If you’re the adventurous type, or you are thinking about touring the world on your own – for business or pleasure, here are a few tips that might come in handy for women travelling on their own.
Choosing a Hotel
- Smaller is smarter: you want the staff to be familiar with guests and with you. The smaller the lobby, the more noticeable the loiterers.
- Aim for a well-trafficked street (neighbourhood restaurants and late-night stores mean traffic, corporate offices mean darkness). Affluent residential areas tend to have more reliable transportation and fewer threatening street people.
- If you’re still concerned about the area, ask a female employee–not one in reservations–whether she walks around at night. (Call the restaurant, for instance.)
- A reception and concierge desk near the entrance, and/or the elevators, is more likely to deter non-guest undesirables.
- There should be privacy for guests checking in: no one should be able to overhear a name, room number, or other personal information.
- Study a map before going out; once on the street, use a pocket-size guidebook to avoid looking like a tourist. Your hotel’s concierge or a female employee can mark any dangerous areas on your map.
- Dress down.
- Avoid jewellery-even a chain that’s fake gold can be ripped off your neck. Perhaps consider wearing a wedding ring.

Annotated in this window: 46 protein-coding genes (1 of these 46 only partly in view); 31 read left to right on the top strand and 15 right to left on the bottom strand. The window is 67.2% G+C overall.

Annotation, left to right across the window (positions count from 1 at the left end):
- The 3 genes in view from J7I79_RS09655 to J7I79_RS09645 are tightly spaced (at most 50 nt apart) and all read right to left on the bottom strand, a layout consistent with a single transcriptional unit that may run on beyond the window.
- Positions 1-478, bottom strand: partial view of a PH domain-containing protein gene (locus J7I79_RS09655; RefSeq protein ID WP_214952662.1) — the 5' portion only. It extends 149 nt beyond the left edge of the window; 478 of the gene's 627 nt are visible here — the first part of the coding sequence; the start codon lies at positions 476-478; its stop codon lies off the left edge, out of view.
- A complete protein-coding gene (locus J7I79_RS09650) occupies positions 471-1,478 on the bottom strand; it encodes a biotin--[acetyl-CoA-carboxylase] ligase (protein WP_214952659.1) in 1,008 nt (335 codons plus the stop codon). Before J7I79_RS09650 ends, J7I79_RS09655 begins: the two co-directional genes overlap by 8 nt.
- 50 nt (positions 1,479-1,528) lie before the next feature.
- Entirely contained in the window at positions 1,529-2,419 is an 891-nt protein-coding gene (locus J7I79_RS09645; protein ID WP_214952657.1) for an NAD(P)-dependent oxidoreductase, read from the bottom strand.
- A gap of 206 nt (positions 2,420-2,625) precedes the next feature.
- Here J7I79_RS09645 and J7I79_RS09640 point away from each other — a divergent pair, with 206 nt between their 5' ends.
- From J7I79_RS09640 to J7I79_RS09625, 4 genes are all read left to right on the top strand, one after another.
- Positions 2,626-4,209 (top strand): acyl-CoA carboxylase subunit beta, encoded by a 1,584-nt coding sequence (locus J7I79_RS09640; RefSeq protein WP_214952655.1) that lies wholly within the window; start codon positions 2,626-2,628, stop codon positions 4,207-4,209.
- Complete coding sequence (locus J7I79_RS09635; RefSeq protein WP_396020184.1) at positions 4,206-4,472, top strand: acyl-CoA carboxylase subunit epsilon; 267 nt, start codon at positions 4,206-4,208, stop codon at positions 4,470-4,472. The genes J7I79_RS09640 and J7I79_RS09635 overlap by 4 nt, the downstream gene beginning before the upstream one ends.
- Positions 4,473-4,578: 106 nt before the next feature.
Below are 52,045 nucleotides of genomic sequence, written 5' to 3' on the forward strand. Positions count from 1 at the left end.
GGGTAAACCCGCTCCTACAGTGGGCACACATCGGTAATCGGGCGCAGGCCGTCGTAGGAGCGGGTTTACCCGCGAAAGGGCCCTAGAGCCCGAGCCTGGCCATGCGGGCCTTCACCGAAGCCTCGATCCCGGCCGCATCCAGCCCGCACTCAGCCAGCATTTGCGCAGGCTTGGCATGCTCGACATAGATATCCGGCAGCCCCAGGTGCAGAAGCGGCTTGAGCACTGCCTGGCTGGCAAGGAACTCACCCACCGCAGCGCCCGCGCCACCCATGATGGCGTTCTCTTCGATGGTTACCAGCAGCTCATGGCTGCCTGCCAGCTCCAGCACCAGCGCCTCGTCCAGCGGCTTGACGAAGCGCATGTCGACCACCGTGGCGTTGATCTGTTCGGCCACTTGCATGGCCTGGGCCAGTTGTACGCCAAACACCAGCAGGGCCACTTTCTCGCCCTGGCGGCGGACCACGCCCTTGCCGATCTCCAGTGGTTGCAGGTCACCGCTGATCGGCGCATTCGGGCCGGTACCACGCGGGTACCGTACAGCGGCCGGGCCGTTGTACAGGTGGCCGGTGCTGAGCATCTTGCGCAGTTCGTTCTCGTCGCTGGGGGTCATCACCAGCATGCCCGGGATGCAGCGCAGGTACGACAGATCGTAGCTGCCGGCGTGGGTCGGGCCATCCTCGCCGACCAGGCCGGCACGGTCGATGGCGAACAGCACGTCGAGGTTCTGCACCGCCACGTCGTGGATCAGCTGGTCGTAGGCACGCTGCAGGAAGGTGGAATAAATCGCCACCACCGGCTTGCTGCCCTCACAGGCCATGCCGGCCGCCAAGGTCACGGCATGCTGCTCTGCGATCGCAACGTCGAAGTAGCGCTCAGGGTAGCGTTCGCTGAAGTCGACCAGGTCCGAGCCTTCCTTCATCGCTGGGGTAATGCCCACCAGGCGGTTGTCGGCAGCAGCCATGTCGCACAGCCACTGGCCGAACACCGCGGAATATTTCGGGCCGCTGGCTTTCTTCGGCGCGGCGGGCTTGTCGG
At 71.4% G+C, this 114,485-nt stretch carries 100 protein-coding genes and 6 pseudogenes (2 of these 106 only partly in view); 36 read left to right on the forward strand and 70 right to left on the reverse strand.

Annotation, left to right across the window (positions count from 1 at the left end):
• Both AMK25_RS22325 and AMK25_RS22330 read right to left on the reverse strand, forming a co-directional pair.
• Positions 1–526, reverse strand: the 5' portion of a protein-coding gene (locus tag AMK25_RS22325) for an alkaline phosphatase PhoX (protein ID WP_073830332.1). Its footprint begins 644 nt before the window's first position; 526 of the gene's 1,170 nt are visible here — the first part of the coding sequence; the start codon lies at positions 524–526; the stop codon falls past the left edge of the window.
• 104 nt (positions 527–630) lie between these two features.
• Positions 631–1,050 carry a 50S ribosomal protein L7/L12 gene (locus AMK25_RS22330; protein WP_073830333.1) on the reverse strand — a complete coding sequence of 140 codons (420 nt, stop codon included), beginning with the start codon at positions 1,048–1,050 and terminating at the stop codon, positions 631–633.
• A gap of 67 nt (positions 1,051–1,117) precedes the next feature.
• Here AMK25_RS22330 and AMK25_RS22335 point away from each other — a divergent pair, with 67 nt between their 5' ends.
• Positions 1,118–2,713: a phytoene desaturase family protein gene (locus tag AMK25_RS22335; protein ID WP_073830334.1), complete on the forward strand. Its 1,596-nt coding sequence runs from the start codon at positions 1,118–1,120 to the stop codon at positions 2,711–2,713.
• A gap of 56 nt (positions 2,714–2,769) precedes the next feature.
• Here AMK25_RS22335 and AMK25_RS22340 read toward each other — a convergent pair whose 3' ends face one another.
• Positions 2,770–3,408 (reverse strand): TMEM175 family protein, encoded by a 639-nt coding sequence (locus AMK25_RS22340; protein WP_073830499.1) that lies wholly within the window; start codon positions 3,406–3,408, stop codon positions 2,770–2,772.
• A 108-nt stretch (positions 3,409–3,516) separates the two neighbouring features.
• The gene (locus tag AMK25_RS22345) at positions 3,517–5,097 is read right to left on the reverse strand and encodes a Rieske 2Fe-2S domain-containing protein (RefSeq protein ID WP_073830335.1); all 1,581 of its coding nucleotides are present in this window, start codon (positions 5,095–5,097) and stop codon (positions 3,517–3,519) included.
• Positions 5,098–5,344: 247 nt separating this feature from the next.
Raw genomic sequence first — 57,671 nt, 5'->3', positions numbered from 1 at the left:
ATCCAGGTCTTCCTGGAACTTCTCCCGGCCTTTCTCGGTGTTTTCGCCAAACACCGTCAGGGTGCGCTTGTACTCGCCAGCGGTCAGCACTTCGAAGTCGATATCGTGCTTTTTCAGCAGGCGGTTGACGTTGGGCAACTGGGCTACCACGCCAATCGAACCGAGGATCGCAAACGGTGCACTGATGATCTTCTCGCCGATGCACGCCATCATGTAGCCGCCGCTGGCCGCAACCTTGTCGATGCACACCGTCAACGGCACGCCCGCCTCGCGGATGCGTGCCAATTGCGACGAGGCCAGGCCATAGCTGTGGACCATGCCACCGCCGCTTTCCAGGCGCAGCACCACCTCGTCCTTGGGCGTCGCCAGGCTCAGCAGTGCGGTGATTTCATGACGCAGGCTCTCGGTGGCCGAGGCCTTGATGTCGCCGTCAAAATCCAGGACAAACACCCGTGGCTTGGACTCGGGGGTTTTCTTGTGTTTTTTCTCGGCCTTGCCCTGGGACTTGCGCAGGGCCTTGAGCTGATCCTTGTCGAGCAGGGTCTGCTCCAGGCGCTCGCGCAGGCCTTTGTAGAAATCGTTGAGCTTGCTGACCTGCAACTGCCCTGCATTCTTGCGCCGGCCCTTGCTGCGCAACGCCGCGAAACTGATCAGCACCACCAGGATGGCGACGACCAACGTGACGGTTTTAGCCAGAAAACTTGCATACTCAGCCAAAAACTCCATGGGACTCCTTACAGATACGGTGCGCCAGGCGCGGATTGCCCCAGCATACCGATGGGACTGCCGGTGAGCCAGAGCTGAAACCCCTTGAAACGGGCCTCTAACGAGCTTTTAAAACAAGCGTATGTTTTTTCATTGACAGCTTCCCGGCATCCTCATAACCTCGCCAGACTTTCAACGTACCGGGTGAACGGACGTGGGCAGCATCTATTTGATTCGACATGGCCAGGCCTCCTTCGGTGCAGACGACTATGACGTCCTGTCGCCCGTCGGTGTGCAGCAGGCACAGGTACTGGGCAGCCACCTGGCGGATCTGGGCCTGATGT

- The please make up this room sign tells everyone you’re not there. Call housekeeping instead.
- Conversely, the do not disturb sign can make the room seem occupied (especially handy if you leave expensive items inside).
- Put expensive clothing on hangers under other garments. Robbers usually “shop” what they can see.
- Lock valuables in the front-desk safe.
- Carry just one credit card and photocopies of important documents. Divide money for small and larger purchases so you don’t have to expose a wad of bills. (When sharing with friends, keep a kitty for common expenses to make digging for cash in public places unnecessary.) Become familiar with foreign currency before you need to use it.
- If you must ask for directions, approach families or women with children. To be extra safe, say, “Where is the –? I’m meeting my husband there.”
- Use covered luggage tags. Instead of your home address, write that of your office.
- Talk to female passengers and flight attendants on the plane about the safety of your destination.
- Stay close to your valuables when passing through airport security.
- If you place your carry-on bag on the floor when sitting in a restaurant or other public area, put your foot through the strap; don’t leave it loose.
On the Road
- On the road, if someone tries to get your attention or your car is bumped, don’t stop until you arrive at a well-lit and busy area, or lacking that, stay in the car and blow the horn until someone comes to your aid.
- If suspicious about “phony” police, don’t open the window. Instead, hold your license against the glass.
- In your car, keep items out of sight (especially maps and guidebooks). Hatchbacks leave your luggage in plain view.
- When possible, park so you won’t have to back out. It makes for a speedier departure.